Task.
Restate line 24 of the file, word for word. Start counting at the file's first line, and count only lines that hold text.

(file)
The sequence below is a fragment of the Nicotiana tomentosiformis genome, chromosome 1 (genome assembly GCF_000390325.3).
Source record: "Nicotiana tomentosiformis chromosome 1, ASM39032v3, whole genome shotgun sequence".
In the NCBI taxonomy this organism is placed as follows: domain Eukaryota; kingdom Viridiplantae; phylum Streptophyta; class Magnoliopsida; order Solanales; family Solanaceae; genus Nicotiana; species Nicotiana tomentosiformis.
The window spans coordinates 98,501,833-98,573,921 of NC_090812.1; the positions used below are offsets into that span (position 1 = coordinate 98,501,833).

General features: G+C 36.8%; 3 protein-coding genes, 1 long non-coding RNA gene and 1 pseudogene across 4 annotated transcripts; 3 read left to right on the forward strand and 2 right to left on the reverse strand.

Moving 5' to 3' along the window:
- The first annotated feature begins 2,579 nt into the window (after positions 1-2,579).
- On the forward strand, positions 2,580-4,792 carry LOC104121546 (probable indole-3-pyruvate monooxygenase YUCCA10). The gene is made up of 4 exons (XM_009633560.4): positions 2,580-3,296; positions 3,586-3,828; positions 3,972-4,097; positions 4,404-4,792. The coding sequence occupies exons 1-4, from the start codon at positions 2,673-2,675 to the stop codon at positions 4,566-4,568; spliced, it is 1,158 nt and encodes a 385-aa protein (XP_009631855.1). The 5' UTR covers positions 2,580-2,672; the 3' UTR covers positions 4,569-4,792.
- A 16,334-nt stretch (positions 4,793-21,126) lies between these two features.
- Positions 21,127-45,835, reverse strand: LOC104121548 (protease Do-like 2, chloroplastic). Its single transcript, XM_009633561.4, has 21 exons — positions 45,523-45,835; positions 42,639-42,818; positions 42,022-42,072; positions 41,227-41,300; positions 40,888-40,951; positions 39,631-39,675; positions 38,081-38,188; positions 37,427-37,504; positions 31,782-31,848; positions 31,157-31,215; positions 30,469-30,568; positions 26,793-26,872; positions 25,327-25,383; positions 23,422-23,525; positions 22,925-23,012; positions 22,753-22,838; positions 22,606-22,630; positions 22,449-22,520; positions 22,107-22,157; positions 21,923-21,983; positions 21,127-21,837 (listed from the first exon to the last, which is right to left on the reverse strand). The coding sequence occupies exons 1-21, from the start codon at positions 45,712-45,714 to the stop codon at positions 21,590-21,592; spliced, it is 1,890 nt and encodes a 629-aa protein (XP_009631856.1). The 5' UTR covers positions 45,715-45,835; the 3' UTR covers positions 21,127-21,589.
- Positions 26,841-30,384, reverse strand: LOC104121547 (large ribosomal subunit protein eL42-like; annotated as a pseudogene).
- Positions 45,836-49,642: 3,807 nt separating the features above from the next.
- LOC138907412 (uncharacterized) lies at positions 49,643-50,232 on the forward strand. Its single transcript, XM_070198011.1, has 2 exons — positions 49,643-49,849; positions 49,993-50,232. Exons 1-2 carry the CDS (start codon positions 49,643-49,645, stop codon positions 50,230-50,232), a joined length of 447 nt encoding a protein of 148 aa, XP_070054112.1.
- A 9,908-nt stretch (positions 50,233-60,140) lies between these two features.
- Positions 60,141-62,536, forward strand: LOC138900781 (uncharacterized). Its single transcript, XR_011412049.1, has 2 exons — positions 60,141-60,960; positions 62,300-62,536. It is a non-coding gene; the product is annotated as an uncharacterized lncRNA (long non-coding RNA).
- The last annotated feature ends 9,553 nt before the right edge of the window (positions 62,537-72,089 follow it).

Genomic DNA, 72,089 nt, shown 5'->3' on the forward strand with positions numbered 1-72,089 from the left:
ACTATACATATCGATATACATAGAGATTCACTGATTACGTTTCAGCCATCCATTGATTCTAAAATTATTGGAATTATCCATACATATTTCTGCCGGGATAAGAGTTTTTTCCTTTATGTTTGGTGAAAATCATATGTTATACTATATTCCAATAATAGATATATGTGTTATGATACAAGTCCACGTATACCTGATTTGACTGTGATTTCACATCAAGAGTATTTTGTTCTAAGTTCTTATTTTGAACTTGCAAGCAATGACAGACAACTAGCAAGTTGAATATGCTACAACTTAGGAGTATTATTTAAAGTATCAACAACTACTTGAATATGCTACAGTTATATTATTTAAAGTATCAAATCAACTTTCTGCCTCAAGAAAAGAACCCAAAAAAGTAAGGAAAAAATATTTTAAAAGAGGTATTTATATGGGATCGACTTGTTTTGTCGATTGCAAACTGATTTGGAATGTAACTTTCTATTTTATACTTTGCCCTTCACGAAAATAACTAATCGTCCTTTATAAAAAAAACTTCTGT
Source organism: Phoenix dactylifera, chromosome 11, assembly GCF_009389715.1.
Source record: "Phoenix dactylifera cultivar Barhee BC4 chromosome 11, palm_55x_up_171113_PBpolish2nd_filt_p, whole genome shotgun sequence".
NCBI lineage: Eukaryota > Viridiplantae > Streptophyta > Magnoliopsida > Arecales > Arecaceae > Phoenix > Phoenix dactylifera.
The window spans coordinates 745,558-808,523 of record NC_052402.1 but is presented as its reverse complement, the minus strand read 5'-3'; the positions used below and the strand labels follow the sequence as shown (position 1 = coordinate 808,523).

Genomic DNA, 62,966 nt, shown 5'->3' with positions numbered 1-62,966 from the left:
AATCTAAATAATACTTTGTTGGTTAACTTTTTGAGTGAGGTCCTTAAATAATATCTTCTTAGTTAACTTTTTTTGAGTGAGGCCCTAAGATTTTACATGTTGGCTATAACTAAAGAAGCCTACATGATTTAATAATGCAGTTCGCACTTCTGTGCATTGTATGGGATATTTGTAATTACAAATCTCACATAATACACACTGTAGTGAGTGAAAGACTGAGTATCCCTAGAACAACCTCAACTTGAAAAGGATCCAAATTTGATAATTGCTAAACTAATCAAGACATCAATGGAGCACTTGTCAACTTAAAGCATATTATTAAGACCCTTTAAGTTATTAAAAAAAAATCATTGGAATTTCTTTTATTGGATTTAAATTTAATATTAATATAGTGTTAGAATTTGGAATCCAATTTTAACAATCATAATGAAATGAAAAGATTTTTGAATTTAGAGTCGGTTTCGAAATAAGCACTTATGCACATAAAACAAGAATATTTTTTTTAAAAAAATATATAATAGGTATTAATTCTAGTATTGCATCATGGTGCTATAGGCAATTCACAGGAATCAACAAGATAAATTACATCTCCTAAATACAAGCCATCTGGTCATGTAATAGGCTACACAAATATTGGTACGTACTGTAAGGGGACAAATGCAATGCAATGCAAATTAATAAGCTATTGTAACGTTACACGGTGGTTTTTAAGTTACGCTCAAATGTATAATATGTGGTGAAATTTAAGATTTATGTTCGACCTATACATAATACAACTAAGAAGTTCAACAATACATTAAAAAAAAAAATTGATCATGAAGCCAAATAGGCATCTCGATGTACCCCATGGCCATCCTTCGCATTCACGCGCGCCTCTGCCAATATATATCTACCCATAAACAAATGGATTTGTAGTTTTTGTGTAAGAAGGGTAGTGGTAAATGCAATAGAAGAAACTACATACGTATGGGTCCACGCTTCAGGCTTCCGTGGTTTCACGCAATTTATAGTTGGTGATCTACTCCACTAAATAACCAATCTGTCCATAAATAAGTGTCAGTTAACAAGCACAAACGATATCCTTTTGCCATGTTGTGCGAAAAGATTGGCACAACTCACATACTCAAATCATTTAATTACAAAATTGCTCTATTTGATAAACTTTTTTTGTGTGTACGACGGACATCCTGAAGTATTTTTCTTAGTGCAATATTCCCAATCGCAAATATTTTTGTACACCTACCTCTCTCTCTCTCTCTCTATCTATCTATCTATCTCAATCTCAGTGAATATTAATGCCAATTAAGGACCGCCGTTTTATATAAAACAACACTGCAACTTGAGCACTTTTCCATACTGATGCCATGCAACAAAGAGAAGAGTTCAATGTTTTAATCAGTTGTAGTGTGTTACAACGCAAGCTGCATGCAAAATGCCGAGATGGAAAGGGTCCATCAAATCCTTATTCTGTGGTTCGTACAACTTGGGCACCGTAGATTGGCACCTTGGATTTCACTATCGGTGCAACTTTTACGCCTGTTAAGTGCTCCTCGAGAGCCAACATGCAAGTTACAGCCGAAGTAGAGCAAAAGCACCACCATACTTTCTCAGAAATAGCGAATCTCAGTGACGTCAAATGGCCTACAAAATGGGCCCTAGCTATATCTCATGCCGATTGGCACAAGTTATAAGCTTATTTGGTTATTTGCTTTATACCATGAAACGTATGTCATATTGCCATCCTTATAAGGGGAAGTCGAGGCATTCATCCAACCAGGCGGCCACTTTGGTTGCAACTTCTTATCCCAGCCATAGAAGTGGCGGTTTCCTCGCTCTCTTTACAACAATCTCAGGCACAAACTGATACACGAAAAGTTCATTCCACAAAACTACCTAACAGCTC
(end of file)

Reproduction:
AATCTAAATAATACTTTGTTGGTTAACTTTTTGAGTGAGGTCCTTAAATAATATCTTCTTAGTTAACTTTTTTTGAGTGAGGCCCTAAGATTTTACATGTTGGCTATAACTAAAGAAGCCTACATGATTTAATAATGCAGTTCGCACTTCTGTGCATTGTATGGGATATTTGTAATTACAAATCTCACATAATACACACTGTAGTGAGTGAAAGACTGAGTATCCCTAGAACAACCTCAACTTGAAAAGGATCCAAATTTGATAATTGCTAAACTAATCAAGACATCAATGGAGCACTTGTCAACTTAAAGCATATTATTAAGACCCTTTAAGTTATTAAAAAAAAATCATTGGAATTTCTTTTATTGGATTTAAATTTAATATTAATATAGTGTTAGAATTTGGAATCCAATTTTAACAATCATAATGAAATGAAAAGATTTTTGAATTTAGAGTCGGTTTCGAAATAAGCACTTATGCACATAAAACAAGAATATTTTTTTTAAAAAAATATATAATAGGTATTAATTCTAGTATTGCATCATGGTGCTATAGGCAATTCACAGGAATCAACAAGATAAATTACATCTCCTAAATACAAGCCATCTGGTCATGTAATAGGCTACACAAATATTGGTACGTACTGTAAGGGGACAAATGCAATGCAATGCAAATTAATAAGCTATTGTAACGTTACACGGTGGTTTTTAAGTTACGCTCAAATGTATAATATGTGGTGAAATTTAAGATTTATGTTCGACCTATACATAATACAACTAAGAAGTTCAACAATACATTAAAAAAAAAAATTGATCATGAAGCCAAATAGGCATCTCGATGTACCCCATGGCCATCCTTCGCATTCACGCGCGCCTCTGCCAATATATATCTACCCATAAACAAATGGATTTGTAGTTTTTGTGTAAGAAGGGTAGTGGTAAATGCAATAGAAGAAACTACATACGTATGGGTCCACGCTTCAGGCTTCCGTGGTTTCACGCAATTTATAGTTGGTGATCTACTCCACTAAATAACCAATCTGTCCATAAATAAGTGTCAGTTAACAAGCACAAACGATATCCTTTTGCCATGTTGTGCGAAAAGATTGGCACAACTCACATACTCAAATCATTTAATTACAAAATTGCTCTATTTGATAAACTTTTTTTGTGTGTACGACGGACATCCTGAAGTATTTTTCTTAGTGCAATATTCCCAATCGCAAATATTTTTGTACACCTACCTCTCTCTCTCTCTCTCTATCTATCTATCTATCTCAATCTCAGTGAATATTAATGCCAATTAAGGACCGCCGTTTTATATAAAACAACACTGCAACTTGAGCACTTTTCCATACTGATGCCATGCAACAAAGAGAAGAGTTCAATGTTTTAATCAGTTGTAGTGTGTTACAACGCAAGCTGCATGCAAAATGCCGAGATGGAAAGGGTCCATCAAATCCTTATTCTGTGGTTCGTACAACTTGGGCACCGTAGATTGGCACCTTGGATTTCACTATCGGTGCAACTTTTACGCCTGTTAAGTGCTCCTCGAGAGCCAACATGCAAGTTACAGCCGAAGTAGAGCAAAAGCACCACCATACTTTCTCAGAAATAGCGAATCTCAGTGACGTCAAATGGCCTACAAAATGGGCCCTAGCTATATCTCATGCCGATTGGCACAAGTTATAAGCTTATTTGGTTATTTGCTTTATACCATGAAACGTATGTCATATTGCCATCCTTATAAGGGGAAGTCGAGGCATTCATCCAACCAGGCGGCCACTTTGGTTGCAACTTCTTATCCCAGCCATAGAAGTGGCGGTTTCCTCGCTCTCTTTACAACAATCTCAGGCACAAACTGATACACGAAAAGTTCATTCCACAAAACTACCTAACAGCTC